Fair Winds...
     
  6. RaptorDad2013

    RaptorDad2013 Member

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    jscam87

    My son was in a similar, but opposite situation. He went to NASS and could see himself at either USNA or USAFA. He got first, last fall, a USNA Foundation Scholarship to NW Prep and a "his to lose" slot for USNA c/o 2014. Then, in early February he received his appointment to USAFA. He too, wants to fly. Both institutions are excellent in every way and the difference is, as pointed out above, the Service in which the graduate serves. I honestly don't think a young person can go wrong in any of the Service Academies. If he really wants to fly, fixed-wing, then look at the numbers. The key difference between the two may be that, usually there are 250 +/- pilot slots for each USNA class and 500+ for each USAFA class. And, while there certainly are still silos for young lieutenants to sit in in the Air Force, there are also a lot more non-flying options that just that particular one, where many career fields in the Navy include ship-board service. Interestingly, in the "cross-commissioning" thread http://www.serviceacademyforums.com/showthread.php?t=6045 there was a post that said a USAFA grad had a pilot slot from USAFA, but is cross-commissioning into the Marines -- where he did not get a pilot slot. So, are there guarantees? No -- the current Administration may cut pilot slots and the Class of 2014 at either Academy may have completely different options than the Class of 2009. Good luck to your son, regardless of his choice. A "civil prep" scholarship says "someone wants him!"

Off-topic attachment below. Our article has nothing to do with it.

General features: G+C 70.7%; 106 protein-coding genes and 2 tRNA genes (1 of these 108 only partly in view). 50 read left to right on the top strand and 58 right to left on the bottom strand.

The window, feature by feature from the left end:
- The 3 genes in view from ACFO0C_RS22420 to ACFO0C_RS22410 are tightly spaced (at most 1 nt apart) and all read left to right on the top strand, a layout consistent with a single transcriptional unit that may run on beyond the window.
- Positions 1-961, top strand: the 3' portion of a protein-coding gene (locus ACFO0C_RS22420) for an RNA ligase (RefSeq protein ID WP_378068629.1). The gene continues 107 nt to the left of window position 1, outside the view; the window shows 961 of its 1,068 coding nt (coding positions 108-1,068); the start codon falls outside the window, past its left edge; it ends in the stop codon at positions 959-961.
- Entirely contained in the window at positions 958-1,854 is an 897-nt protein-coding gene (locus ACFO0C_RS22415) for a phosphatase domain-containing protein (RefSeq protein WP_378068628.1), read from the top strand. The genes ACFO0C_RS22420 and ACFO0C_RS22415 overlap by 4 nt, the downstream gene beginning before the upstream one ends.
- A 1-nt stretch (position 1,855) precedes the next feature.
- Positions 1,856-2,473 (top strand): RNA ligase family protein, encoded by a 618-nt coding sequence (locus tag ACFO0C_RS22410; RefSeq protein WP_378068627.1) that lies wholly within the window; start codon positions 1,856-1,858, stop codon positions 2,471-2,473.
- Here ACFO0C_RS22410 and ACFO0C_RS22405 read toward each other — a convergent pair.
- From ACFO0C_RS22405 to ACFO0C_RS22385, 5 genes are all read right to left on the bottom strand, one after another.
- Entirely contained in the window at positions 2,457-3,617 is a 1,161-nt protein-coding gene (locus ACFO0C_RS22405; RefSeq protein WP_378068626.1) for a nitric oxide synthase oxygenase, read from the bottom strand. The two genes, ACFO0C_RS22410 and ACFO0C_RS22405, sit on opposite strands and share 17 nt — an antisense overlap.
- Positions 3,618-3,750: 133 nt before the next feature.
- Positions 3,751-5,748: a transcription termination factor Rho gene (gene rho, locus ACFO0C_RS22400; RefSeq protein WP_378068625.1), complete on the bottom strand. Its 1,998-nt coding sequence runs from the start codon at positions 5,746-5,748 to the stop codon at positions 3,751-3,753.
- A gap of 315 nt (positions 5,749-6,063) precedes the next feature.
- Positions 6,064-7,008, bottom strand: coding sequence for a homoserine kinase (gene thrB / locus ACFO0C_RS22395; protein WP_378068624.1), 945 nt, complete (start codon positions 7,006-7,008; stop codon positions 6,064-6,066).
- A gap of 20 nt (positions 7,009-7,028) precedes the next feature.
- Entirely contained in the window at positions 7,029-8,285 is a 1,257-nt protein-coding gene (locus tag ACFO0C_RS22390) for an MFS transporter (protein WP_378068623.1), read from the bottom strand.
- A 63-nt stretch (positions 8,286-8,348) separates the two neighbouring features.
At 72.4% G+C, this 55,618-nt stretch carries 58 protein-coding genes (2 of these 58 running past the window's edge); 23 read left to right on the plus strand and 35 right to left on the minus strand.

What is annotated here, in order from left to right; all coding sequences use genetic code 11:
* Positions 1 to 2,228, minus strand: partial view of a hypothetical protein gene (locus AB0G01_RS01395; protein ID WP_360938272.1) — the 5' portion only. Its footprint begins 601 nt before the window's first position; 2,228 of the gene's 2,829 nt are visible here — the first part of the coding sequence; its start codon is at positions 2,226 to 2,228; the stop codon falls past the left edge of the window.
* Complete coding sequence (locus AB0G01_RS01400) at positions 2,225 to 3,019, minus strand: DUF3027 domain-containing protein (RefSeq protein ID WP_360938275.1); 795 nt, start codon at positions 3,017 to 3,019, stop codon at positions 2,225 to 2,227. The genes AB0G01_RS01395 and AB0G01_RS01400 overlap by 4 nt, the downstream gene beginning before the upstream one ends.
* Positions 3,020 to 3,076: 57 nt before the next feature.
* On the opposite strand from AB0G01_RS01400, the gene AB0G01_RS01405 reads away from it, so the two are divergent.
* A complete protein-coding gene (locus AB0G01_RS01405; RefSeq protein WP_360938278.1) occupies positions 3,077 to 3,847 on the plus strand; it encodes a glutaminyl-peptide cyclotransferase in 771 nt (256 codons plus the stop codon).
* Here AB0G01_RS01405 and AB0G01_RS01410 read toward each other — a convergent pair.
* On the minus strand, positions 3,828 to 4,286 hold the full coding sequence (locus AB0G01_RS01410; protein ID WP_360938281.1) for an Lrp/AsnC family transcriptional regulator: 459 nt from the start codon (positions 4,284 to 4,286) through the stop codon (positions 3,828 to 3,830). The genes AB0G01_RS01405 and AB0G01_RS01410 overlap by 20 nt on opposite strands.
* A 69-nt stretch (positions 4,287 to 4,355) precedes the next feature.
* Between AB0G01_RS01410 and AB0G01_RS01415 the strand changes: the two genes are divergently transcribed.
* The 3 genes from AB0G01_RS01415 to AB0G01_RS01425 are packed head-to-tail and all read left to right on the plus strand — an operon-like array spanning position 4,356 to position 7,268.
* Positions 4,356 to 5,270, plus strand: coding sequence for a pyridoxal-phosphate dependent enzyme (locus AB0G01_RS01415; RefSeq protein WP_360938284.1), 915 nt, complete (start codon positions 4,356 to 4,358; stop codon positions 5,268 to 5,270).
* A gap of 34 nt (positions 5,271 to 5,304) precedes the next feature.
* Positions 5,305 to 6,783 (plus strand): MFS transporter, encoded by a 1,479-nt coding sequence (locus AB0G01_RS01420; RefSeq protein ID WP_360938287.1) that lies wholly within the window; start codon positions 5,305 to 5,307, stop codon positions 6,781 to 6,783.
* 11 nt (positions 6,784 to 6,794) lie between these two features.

7. Just_A_Mom

    Just_A_Mom Member

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    LITS is right - they are both fine options. He just needs to get his head around it all.
    As far as the "academy experience" - they are all the same but different.
    Whichever he chooses he can't go wrong. There are awesome careers available in the Navy and AF.
    If at all possible I would book him a flight to Colorado Springs this weekend.

    Does he have a school in mind for the Falcon Scholarship?
     
  8. jackson1989

    jackson1989 Member

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    He is looking at Marion Military Institute. If he decides to go as a free agent, he is looking at Greystone Prep. They both look like great options for him.
     
  9. usna1985

    usna1985 USNA Alumnus

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    Two separate but related questions -- USNA vs. USAFA and USN/USMC vs. USAF.

    In terms of the academies, USNA is (obviously) more ship-oriented. You learn to sail as a plebe and, regardless of your service selection, you will spend most of your summers aboard a ship. The "campus" at USNA is smaller -- more compact. You can walk outside to Annapolis and are close to DC and B'more (which may matter when you're a firstie:smile:).